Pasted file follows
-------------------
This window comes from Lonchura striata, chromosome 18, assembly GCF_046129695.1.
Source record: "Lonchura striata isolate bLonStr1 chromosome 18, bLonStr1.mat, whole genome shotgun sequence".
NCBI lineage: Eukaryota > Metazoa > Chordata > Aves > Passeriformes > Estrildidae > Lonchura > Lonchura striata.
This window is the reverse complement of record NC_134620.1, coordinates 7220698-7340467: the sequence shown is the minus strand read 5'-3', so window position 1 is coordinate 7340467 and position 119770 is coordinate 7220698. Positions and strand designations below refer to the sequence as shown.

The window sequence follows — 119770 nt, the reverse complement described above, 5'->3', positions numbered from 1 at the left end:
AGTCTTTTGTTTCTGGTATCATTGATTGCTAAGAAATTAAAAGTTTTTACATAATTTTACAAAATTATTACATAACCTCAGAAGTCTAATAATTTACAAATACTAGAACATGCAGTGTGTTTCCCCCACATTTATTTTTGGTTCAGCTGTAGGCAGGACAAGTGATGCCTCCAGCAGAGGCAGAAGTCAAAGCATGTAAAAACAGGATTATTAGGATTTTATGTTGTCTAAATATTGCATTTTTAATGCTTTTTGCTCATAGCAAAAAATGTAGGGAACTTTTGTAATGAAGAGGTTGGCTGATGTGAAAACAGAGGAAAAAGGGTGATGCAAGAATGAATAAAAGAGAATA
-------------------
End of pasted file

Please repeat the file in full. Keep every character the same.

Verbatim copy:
This window comes from Lonchura striata, chromosome 18, assembly GCF_046129695.1.
Source record: "Lonchura striata isolate bLonStr1 chromosome 18, bLonStr1.mat, whole genome shotgun sequence".
NCBI lineage: Eukaryota > Metazoa > Chordata > Aves > Passeriformes > Estrildidae > Lonchura > Lonchura striata.
This window is the reverse complement of record NC_134620.1, coordinates 7220698-7340467: the sequence shown is the minus strand read 5'-3', so window position 1 is coordinate 7340467 and position 119770 is coordinate 7220698. Positions and strand designations below refer to the sequence as shown.

The window sequence follows — 119770 nt, the reverse complement described above, 5'->3', positions numbered from 1 at the left end:
AGTCTTTTGTTTCTGGTATCATTGATTGCTAAGAAATTAAAAGTTTTTACATAATTTTACAAAATTATTACATAACCTCAGAAGTCTAATAATTTACAAATACTAGAACATGCAGTGTGTTTCCCCCACATTTATTTTTGGTTCAGCTGTAGGCAGGACAAGTGATGCCTCCAGCAGAGGCAGAAGTCAAAGCATGTAAAAACAGGATTATTAGGATTTTATGTTGTCTAAATATTGCATTTTTAATGCTTTTTGCTCATAGCAAAAAATGTAGGGAACTTTTGTAATGAAGAGGTTGGCTGATGTGAAAACAGAGGAAAAAGGGTGATGCAAGAATGAATAAAAGAGAATA